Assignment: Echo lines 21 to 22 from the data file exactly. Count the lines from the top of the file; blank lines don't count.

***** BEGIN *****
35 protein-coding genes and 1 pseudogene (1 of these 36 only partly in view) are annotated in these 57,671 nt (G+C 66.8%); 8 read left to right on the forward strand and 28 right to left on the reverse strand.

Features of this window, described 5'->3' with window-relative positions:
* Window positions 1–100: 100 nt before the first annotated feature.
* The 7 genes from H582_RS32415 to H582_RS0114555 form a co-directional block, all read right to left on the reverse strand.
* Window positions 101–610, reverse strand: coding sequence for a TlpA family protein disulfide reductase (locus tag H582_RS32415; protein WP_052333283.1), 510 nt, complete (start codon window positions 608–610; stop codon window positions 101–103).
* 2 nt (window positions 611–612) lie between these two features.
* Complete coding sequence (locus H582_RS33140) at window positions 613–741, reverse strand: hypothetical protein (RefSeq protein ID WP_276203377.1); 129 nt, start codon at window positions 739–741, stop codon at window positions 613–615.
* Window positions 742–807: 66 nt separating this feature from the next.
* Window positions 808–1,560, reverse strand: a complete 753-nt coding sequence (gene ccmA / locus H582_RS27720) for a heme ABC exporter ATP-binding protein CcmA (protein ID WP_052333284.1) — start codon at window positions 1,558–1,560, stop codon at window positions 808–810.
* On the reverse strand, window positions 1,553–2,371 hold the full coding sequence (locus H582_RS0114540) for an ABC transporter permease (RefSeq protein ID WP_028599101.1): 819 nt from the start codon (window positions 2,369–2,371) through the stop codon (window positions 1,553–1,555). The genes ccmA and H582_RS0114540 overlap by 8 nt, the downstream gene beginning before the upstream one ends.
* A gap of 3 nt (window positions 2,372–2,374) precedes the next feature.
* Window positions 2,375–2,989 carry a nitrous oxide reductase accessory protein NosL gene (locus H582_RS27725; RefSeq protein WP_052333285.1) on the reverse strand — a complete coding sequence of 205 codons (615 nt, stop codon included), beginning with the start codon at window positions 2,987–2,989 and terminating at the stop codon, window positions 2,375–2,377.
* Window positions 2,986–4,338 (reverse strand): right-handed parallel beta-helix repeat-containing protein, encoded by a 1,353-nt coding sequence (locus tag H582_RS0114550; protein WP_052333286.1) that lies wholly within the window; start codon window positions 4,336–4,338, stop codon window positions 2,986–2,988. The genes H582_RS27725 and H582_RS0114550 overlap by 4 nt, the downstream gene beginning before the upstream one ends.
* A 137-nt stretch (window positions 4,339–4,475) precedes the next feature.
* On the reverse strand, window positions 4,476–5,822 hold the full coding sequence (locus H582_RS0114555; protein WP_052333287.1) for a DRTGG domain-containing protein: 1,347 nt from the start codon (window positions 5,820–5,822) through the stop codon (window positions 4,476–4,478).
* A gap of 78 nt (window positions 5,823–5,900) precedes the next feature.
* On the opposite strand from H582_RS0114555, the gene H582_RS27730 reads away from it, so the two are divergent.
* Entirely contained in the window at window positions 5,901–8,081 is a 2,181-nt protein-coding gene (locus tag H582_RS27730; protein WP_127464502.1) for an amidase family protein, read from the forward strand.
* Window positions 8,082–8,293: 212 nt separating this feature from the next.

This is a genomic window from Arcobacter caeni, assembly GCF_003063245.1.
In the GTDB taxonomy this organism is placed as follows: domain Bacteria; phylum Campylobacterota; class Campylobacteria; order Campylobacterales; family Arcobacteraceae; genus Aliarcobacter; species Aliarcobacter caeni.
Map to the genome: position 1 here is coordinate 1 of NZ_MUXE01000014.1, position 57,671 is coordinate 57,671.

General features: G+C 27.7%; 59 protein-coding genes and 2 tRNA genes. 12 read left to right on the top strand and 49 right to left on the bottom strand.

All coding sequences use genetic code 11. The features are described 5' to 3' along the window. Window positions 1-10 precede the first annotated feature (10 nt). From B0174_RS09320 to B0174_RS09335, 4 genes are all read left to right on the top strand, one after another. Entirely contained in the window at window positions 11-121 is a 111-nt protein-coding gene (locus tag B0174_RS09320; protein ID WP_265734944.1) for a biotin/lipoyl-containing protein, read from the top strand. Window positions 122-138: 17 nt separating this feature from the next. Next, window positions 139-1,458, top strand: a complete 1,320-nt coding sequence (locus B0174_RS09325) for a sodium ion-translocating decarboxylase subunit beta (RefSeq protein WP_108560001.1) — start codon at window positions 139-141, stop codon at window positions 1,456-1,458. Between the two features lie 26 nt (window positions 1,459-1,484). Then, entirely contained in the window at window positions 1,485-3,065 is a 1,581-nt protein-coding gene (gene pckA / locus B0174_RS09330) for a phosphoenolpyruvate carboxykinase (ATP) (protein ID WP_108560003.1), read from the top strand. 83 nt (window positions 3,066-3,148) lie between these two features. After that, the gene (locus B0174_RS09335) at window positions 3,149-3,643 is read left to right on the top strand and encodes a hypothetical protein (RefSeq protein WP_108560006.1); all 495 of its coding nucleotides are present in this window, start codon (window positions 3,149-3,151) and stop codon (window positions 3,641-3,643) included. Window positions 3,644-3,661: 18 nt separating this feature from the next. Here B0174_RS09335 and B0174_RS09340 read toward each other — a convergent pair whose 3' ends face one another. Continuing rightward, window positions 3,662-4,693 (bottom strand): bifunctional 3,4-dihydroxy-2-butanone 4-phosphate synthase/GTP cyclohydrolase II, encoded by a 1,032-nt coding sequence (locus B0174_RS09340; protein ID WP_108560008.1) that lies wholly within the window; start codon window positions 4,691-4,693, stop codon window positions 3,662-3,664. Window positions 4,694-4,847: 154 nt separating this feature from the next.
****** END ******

In the GTDB taxonomy this organism is placed as follows: domain Bacteria; phylum Campylobacterota; class Campylobacteria; order Campylobacterales; family Arcobacteraceae; genus Aliarcobacter; species Aliarcobacter caeni.
Map to the genome: position 1 here is coordinate 1 of NZ_MUXE01000014.1, position 57,671 is coordinate 57,671.